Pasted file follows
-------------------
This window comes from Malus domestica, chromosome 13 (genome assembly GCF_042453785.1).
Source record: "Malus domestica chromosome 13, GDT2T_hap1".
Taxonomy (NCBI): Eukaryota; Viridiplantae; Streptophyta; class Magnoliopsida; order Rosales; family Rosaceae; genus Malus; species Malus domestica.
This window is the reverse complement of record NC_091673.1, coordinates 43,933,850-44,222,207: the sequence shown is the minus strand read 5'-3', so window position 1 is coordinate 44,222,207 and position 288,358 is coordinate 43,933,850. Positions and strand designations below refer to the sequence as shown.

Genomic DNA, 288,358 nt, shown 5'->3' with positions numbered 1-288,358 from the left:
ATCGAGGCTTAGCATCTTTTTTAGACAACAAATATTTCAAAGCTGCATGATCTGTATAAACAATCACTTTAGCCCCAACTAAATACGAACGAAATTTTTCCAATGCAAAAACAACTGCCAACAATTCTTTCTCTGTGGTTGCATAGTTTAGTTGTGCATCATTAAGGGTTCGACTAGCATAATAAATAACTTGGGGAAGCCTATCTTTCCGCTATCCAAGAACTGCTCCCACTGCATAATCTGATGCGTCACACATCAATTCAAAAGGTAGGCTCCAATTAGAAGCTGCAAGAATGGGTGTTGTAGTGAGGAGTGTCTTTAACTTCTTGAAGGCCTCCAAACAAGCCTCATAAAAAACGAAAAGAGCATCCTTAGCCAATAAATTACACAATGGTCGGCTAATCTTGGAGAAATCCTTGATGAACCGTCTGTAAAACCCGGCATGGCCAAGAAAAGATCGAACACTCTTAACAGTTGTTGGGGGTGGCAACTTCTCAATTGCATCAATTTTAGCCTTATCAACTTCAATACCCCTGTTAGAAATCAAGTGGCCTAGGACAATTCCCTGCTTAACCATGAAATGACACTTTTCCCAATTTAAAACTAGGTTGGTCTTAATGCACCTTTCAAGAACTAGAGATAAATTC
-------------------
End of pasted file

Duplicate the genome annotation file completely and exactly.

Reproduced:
This window comes from Malus domestica, chromosome 13 (genome assembly GCF_042453785.1).
Source record: "Malus domestica chromosome 13, GDT2T_hap1".
Taxonomy (NCBI): Eukaryota; Viridiplantae; Streptophyta; class Magnoliopsida; order Rosales; family Rosaceae; genus Malus; species Malus domestica.
This window is the reverse complement of record NC_091673.1, coordinates 43,933,850-44,222,207: the sequence shown is the minus strand read 5'-3', so window position 1 is coordinate 44,222,207 and position 288,358 is coordinate 43,933,850. Positions and strand designations below refer to the sequence as shown.

Genomic DNA, 288,358 nt, shown 5'->3' with positions numbered 1-288,358 from the left:
ATCGAGGCTTAGCATCTTTTTTAGACAACAAATATTTCAAAGCTGCATGATCTGTATAAACAATCACTTTAGCCCCAACTAAATACGAACGAAATTTTTCCAATGCAAAAACAACTGCCAACAATTCTTTCTCTGTGGTTGCATAGTTTAGTTGTGCATCATTAAGGGTTCGACTAGCATAATAAATAACTTGGGGAAGCCTATCTTTCCGCTATCCAAGAACTGCTCCCACTGCATAATCTGATGCGTCACACATCAATTCAAAAGGTAGGCTCCAATTAGAAGCTGCAAGAATGGGTGTTGTAGTGAGGAGTGTCTTTAACTTCTTGAAGGCCTCCAAACAAGCCTCATAAAAAACGAAAAGAGCATCCTTAGCCAATAAATTACACAATGGTCGGCTAATCTTGGAGAAATCCTTGATGAACCGTCTGTAAAACCCGGCATGGCCAAGAAAAGATCGAACACTCTTAACAGTTGTTGGGGGTGGCAACTTCTCAATTGCATCAATTTTAGCCTTATCAACTTCAATACCCCTGTTAGAAATCAAGTGGCCTAGGACAATTCCCTGCTTAACCATGAAATGACACTTTTCCCAATTTAAAACTAGGTTGGTCTTAATGCACCTTTCAAGAACTAGAGATAAATTC